Behind the Scenes of Virtual Learning

Jack Kelleher

Staff Writer

On July 23, Henrico County Public Schools (HCPS) announced its decision to go virtual for the beginning of school. While not a surprise to many, it was certainly a change from the original idea of a hybrid plan proposed in mid-July. Due to the complexities of the verdict, students and parents had questions about the upcoming school year.

These questions included the quality of online education, how the school day would look, and how the change would affect students’ mental health. In order to maintain their standard in education, HCPS staff and faculty, including Freeman’s own, took time to invest and prepare for virtual learning. 

According to Freeman principal John Marshall, this preparation consisted of “study[ing], read[ing], and engag[ing] in professional learning from districts that were doing [virtual learning] really well.” 

Along with these preparations, another factor weighed into the decision-making process: Schoology data measuring student interaction. The data gathered from last spring showed a significant drop-off in consistent student participation after the change in teaching style. This change occurred when HCPS decided that all assignments would be due at the end of the school year, instead of the traditional staggering of due dates. These two elements led to the current system, with students attending virtual classes on a modified bell schedule, much like in-person school.

In an attempt to make virtual schooling interesting and interactive, HCPS made adjustments such as an investment in online resources to allow teachers to be more creative with lessons. Jessica Ciokan, a member of the Freeman IT team, said that “these tools include Loom (for screencasting), Nearpod (for interactive presentations), and Microsoft Teams.” 

In addition to the initial plans, Freeman teachers and administrators have taken it upon themselves to continually improve virtual schooling, whether that be changing the schedule, thinking of new lesson ideas, or asking parents and students how they feel about the school year.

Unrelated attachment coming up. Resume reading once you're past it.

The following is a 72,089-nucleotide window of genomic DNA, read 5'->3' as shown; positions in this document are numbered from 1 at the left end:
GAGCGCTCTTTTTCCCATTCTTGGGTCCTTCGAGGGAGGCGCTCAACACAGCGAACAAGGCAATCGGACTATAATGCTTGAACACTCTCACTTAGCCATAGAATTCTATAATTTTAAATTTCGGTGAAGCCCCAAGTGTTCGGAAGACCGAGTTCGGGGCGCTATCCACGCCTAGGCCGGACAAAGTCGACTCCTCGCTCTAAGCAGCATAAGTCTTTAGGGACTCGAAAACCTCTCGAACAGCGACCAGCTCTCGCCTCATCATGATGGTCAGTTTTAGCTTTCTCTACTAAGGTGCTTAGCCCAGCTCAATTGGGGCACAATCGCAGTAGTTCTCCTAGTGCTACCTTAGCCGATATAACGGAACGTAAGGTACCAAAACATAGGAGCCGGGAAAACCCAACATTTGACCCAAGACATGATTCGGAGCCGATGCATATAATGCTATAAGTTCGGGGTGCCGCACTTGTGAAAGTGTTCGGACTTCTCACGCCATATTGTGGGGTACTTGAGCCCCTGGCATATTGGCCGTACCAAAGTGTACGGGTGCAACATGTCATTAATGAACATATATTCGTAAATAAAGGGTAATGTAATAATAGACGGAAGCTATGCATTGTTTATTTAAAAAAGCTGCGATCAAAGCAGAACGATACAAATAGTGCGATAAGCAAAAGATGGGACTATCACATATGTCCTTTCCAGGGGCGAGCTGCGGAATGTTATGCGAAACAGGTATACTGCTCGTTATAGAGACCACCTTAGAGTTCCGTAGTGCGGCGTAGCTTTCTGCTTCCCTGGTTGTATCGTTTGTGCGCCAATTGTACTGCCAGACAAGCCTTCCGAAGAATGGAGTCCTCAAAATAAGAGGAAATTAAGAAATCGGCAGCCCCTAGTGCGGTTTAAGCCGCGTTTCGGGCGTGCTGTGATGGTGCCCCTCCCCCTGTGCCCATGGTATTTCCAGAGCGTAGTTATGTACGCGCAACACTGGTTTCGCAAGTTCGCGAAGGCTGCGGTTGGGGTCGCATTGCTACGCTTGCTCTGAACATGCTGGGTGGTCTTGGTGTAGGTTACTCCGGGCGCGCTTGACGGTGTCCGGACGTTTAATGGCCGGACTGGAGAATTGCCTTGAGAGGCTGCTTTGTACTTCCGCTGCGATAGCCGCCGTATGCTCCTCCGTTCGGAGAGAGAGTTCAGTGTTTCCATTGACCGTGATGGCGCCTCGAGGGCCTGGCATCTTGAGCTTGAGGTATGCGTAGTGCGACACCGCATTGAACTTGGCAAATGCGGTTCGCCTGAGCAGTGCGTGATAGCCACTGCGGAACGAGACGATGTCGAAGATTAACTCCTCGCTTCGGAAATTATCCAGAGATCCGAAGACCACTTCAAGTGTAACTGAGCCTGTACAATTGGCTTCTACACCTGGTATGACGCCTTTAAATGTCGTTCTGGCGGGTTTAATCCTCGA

Another modification took place when, on Sept. 29, Henrico County decided to move to a shortened bell schedule after receiving input from students and teachers. According to the county’s survey, the majority of both teachers and students supported shortening the school day.

An empty classroom during the virtual first semester at Freeman.

In addition to maintaining the academic standard, HCPS has a number of other objectives, one of which is providing students with food. Before virtual learning, students went to the cafeteria to receive their lunches. Today, in order to supply the community with food, Henrico County utilizes “Grab-and-Go” meals as a way for students to get school-provided meals while maintaining safety and COVID-19 guidelines. Surina Thomas, Freeman’s Cafeteria Manager, said that these precautions include “working six feet apart, wear[ing] face masks, and [wearing] gloves.” Grab-and-Go meals are available at every county school and at over 60 bus stops throughout Henrico.

As various parts of Freeman change their daily routines to fit virtual learning, the clinic is preparing for the eventual return to school. Many of the clinic’s duties can only be carried out with students in the building, so currently the clinic is being restructured into two parts. 

School nurse Caroline Estrada said that one room will be “a ‘clean room’ for students needing daily medications, medical treatments, concussion rest, [and] mental health breaks,” while the other room will be a “‘health isolation room’ for students presenting… any illness or COVID-19-like symptoms during the school day.” This way, the clinic will be able to perform its duties while also keeping students safe from COVID-19.

Back in July, HCPS deemed virtual schooling the best choice considering the circumstances. Though there are expected obstacles to virtual learning, as Mr. Marshall put it, “We’re going to get better every single day.”

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